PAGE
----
Can dialogue be used as an effective action to create a better society?

In very important moments, many of us tend to forget the power of words. We are taught, “Sticks and stones may break my bones but words will never hurt me.” It’s lies, but I get it. The idea of that phrase is to boost self-esteem and assure children they cannot be bullied by someone else’s words. However, the reality is that words can be catastrophically harmful not only to a person but to a community of people. But, on the other hand, words can also be uplifting and can help bring communities together if used effectively.

Let’s take a look at what is going on right now in our country. After another senseless death of a Black man by the hands of the police, our citizens are fed up and are desperate for change. At a time where we need our leader the most, words like “thugs” and “dominate” are used in retaliation to protesting. Many protestors may wonder, why use words when I have been using them my entire life and still no one is listening? And you can’t get more direct than “I can’t breathe.” Though we may find ourselves declaring, less talk more action, I don’t believe words are useless if said effectively. I think the opposite. I believe words are an action that can lead to change.

I have personally experienced how group dialogues can affect a person and have a positive impact on communities. Many years ago, I was exposed to the teachings of Intergroup Relations (IGR) created at the University of Michigan, which helps students pursue social justice through education engagement, practice, and pedagogy. The program helps one create an atmosphere where people of different backgrounds and beliefs come together, and take part in activities and constructive dialogue to allow both sides to understand each person’s point of view and hopefully walk away more educated on diverse topics.

Imagine if people of color sat in a circle with white people who came from a racist upbringing. How’d you think that conversation would go? From facilitating many dialogues of such, I am aware that a lot of ignorance and tears come from these conversations, and change does not happen over night, but I’ve seen the final result. I’ve seen students and larger community groups change and have wonderful dialogue about their own ignorances, and witness pledges to go out and be a voice to facilitate change in our society.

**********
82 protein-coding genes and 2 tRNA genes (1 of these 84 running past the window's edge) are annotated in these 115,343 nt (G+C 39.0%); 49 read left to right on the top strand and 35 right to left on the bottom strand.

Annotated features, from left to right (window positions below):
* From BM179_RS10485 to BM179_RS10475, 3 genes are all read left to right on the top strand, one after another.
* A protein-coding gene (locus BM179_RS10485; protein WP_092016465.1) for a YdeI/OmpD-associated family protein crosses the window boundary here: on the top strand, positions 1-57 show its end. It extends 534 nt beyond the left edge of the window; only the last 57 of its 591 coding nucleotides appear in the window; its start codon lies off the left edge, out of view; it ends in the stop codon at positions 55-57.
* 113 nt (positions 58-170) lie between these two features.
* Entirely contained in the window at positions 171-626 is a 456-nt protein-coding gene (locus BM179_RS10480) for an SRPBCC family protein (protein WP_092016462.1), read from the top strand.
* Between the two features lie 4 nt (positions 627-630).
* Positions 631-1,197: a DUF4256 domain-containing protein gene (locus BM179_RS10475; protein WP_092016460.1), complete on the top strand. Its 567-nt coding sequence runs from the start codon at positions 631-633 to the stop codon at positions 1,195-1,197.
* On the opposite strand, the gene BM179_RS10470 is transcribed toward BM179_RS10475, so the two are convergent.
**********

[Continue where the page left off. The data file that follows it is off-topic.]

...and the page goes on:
What if our communities created an atmosphere where these dialogues around social justice can be had with the police and politicians and other groups that play a significant role in our society? What if that was a requirement of their job? I don’t know enough to say why we should defund the police, but I would advocate to adjust their budget to create room for constructive programs that may help result in less dead innocent people. Hey, it may not change shit, but what if we got just one person to understand the injustice that goes on in our society? To me, one person is a win because that person can talk to a friend, and that friend can pass on the message to another person and so on.

In my late teens, I was taught in order to affect change, I must “lean into discomfort.” It’s easy to have conversations about injustice with people who have the same beliefs as you. It’s easy to post on social media in solidarity with everyone that you follow or follows you. But is it easy to have that uncomfortable conversation with your family, coworkers, or strangers if your beliefs deem you the minority of the group? This question is the root of why the cycle of injustice continues to happen over generations. We’re too afraid to have those conversations, behind closed doors, with people that may hold power over us.

Of all the white people posting on social media in solidarity with #blacklivesmatter, how many are going to have conversations with their own family about the George Floyd protests? When will the lone heterosexual call out heterosexuals for homophobic statements? Who is going to be that guy to call out their boys for making misogynist comments?

These are behind closed door conversations that need to happen, and most importantly, it has to continue to happen even when it is not a mainstream topic. That is how you prove you are for real. And that is how we can start educating those around us and then how those people can start educating those around them.

If anything, we all can agree that a united society is a stronger society. Something as basic as everyone having equal rights and equal freedoms shouldn’t be so trivial. If we showed each other that respect, we can be a nation that sets a tone for all nations. We shouldn’t aim to “Make America Great Again.” We should try to figure out how to make “A New Great America.” Let’s learn from our past mistakes, incorporate what we’ve done right, and create a society we all can be proud. And, guess what, something as simple as words can get us there.

Food for thought.


Twitter: @PublicQuarters

Published by Lavere

I just like to blog

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